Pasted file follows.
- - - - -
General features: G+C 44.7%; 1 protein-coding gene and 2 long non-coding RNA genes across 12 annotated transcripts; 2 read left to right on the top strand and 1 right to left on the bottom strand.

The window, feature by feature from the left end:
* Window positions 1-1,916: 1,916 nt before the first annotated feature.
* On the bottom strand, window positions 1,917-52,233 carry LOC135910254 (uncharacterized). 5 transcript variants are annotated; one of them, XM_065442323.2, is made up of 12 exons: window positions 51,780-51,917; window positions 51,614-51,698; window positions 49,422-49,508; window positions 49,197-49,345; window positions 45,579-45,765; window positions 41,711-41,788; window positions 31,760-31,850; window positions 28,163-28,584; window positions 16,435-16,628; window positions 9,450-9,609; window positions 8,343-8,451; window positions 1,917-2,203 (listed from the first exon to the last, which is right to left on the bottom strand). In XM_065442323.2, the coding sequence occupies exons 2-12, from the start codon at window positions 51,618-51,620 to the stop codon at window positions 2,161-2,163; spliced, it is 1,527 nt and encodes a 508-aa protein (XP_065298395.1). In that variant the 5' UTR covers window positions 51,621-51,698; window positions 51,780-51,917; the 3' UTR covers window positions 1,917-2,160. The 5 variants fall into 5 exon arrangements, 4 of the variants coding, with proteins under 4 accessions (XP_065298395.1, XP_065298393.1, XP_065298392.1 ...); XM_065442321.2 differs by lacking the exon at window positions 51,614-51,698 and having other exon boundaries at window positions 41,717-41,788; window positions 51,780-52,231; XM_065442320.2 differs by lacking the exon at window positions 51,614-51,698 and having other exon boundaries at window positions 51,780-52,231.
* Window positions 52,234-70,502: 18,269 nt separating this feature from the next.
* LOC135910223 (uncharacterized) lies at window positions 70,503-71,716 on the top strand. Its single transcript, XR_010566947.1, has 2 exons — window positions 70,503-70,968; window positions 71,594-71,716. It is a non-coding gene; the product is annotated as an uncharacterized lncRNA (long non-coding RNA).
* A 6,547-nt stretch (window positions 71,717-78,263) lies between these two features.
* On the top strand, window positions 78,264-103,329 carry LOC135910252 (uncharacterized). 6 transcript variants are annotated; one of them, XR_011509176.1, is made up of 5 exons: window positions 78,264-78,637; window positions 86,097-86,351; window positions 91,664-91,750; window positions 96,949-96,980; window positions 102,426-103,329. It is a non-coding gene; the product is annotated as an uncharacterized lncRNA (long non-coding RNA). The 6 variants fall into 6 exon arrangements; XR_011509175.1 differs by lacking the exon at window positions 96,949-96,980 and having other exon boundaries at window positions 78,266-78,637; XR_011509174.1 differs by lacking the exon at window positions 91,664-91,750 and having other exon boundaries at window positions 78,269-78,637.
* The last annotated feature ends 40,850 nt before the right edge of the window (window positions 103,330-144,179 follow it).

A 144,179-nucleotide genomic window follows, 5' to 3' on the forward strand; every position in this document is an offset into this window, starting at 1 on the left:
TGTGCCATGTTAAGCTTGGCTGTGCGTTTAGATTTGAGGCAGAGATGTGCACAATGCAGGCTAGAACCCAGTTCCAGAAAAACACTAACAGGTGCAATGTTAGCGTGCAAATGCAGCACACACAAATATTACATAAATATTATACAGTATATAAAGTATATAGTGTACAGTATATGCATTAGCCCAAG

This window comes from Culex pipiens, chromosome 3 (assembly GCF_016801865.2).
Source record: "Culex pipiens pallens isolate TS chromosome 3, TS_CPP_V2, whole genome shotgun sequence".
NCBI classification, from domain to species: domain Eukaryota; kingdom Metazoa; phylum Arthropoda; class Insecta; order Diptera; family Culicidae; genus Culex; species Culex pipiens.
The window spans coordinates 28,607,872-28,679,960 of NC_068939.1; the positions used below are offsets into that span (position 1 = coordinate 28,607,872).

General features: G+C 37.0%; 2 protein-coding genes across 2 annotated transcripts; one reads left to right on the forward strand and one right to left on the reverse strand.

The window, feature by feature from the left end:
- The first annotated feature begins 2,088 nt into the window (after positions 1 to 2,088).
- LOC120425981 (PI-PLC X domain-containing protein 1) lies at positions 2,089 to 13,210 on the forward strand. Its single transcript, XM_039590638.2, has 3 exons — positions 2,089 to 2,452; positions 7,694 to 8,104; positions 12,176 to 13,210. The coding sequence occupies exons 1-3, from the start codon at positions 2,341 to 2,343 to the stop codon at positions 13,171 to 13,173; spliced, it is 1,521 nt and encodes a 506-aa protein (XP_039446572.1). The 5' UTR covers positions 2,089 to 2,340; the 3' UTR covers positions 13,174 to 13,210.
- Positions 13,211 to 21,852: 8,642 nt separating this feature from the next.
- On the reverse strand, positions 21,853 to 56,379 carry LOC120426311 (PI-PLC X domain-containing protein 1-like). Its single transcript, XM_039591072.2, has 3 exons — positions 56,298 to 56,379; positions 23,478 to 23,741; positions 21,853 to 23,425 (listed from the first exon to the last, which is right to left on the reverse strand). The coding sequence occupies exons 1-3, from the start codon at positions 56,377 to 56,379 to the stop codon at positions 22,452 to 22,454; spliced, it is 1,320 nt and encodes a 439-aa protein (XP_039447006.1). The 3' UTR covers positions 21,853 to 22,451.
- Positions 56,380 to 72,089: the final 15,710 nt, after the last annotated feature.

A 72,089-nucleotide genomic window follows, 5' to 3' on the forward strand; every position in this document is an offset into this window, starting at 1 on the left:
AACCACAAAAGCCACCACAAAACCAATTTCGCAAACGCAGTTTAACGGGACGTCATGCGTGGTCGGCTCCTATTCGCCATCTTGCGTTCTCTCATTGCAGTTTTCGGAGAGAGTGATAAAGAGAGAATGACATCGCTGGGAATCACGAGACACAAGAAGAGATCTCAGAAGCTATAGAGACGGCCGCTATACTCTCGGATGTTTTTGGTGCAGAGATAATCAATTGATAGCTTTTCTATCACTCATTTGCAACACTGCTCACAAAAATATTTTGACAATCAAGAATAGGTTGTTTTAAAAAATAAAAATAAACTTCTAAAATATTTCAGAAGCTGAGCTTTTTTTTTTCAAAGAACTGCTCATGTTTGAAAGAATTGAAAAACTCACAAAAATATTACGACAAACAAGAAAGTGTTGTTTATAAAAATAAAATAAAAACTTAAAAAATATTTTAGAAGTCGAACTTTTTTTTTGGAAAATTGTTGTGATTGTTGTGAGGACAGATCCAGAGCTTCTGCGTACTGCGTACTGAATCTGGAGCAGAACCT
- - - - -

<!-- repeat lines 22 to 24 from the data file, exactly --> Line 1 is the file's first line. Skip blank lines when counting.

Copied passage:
- Positions 56,380 to 72,089: the final 15,710 nt, after the last annotated feature.

A 72,089-nucleotide genomic window follows, 5' to 3' on the forward strand; every position in this document is an offset into this window, starting at 1 on the left:
AACCACAAAAGCCACCACAAAACCAATTTCGCAAACGCAGTTTAACGGGACGTCATGCGTGGTCGGCTCCTATTCGCCATCTTGCGTTCTCTCATTGCAGTTTTCGGAGAGAGTGATAAAGAGAGAATGACATCGCTGGGAATCACGAGACACAAGAAGAGATCTCAGAAGCTATAGAGACGGCCGCTATACTCTCGGATGTTTTTGGTGCAGAGATAATCAATTGATAGCTTTTCTATCACTCATTTGCAACACTGCTCACAAAAATATTTTGACAATCAAGAATAGGTTGTTTTAAAAAATAAAAATAAACTTCTAAAATATTTCAGAAGCTGAGCTTTTTTTTTTCAAAGAACTGCTCATGTTTGAAAGAATTGAAAAACTCACAAAAATATTACGACAAACAAGAAAGTGTTGTTTATAAAAATAAAATAAAAACTTAAAAAATATTTTAGAAGTCGAACTTTTTTTTTGGAAAATTGTTGTGATTGTTGTGAGGACAGATCCAGAGCTTCTGCGTACTGCGTACTGAATCTGGAGCAGAACCT